According to The Hill's analysis of the latest Federal Election Commission (FEC) filings, arms dealers last month contributed to more than one-third of the 147 Republicans who endorsed Trump's anti-democratic revolt.

"The companies' reversal is another example of how our system for awarding money to contractors is often pay-to-play," Mandy Smithberger, director of the Center for Defense Information at the Project on Government Oversight, told the news outlet. "The size of agency budgets and programs should be based on performance, but too often it's clear that even these companies see it's based on access and corruption."

The timing of the military industry's change of heart was notable. "Defense firms resumed giving through their political action committees as Congress began work on the annual National Defense Authorization Act, which is expected to go through initial markups before the August recess," The Hill reported.

Biden has requested a $753 billion military budget for 2022, a slight increase over the current amount of funding Congress approved last year during the Trump administration. Weapons manufacturers, meanwhile, are heavily dependent on massive levels of government spending, which generates a substantial portion of their revenue.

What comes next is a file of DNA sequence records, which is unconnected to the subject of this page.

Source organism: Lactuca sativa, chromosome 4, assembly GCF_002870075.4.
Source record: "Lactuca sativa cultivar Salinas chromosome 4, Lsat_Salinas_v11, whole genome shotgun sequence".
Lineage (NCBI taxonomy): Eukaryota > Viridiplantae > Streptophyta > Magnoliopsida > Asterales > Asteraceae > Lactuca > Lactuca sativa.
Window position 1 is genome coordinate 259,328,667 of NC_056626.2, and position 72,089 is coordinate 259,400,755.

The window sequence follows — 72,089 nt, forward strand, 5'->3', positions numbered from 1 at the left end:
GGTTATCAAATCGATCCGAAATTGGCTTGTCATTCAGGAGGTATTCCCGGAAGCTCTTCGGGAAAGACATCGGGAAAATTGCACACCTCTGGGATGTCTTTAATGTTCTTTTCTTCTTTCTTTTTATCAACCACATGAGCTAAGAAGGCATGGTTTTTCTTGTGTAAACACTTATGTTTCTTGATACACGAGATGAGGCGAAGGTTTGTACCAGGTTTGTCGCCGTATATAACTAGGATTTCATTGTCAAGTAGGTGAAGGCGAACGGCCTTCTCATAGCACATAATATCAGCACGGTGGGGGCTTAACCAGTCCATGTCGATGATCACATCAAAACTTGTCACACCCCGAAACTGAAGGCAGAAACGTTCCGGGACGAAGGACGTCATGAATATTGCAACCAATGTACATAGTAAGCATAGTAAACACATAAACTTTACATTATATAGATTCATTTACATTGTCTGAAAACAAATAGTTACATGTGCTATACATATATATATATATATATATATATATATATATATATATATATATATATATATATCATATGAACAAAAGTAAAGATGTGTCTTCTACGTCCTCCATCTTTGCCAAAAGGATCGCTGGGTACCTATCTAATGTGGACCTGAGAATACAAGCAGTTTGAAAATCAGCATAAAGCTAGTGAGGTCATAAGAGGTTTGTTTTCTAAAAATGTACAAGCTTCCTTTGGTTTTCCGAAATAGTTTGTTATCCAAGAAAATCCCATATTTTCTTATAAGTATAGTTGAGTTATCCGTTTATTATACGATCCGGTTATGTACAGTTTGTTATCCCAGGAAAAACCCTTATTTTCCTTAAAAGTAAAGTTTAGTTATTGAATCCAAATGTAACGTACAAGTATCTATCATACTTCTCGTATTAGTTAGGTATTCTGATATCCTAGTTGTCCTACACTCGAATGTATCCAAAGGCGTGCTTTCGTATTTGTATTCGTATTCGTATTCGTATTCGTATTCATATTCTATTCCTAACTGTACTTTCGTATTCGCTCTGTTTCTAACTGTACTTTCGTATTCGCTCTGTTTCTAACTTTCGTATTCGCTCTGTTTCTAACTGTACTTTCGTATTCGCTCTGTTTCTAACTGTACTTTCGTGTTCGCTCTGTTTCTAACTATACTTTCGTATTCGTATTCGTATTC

According to Sludge's David Moore, BAE Systems, Lockheed Martin, and Northrop Grumman each "received more than 85% of their 2019 revenue from government contracts." Moreover, he wrote, "some 50-60% of the Pentagon's budget goes to the weapons contractors who often make maximum PAC contributions to the campaigns of congresspeople who approve funding for and oversee their contracts."

Lockheed Martin—the nation's biggest military contractor and recipient of nearly $76 billion in government contracts in 2020—last month contributed to "political action committees affiliated with 25 of the congressional Republicans who objected to the Electoral College vote after bankrolling only a few of them in April," The Hill reported. The company said in a statement Wednesday that it would "continue to observe long-standing principles of non-partisan political engagement in support of our business interests," the news outlet added.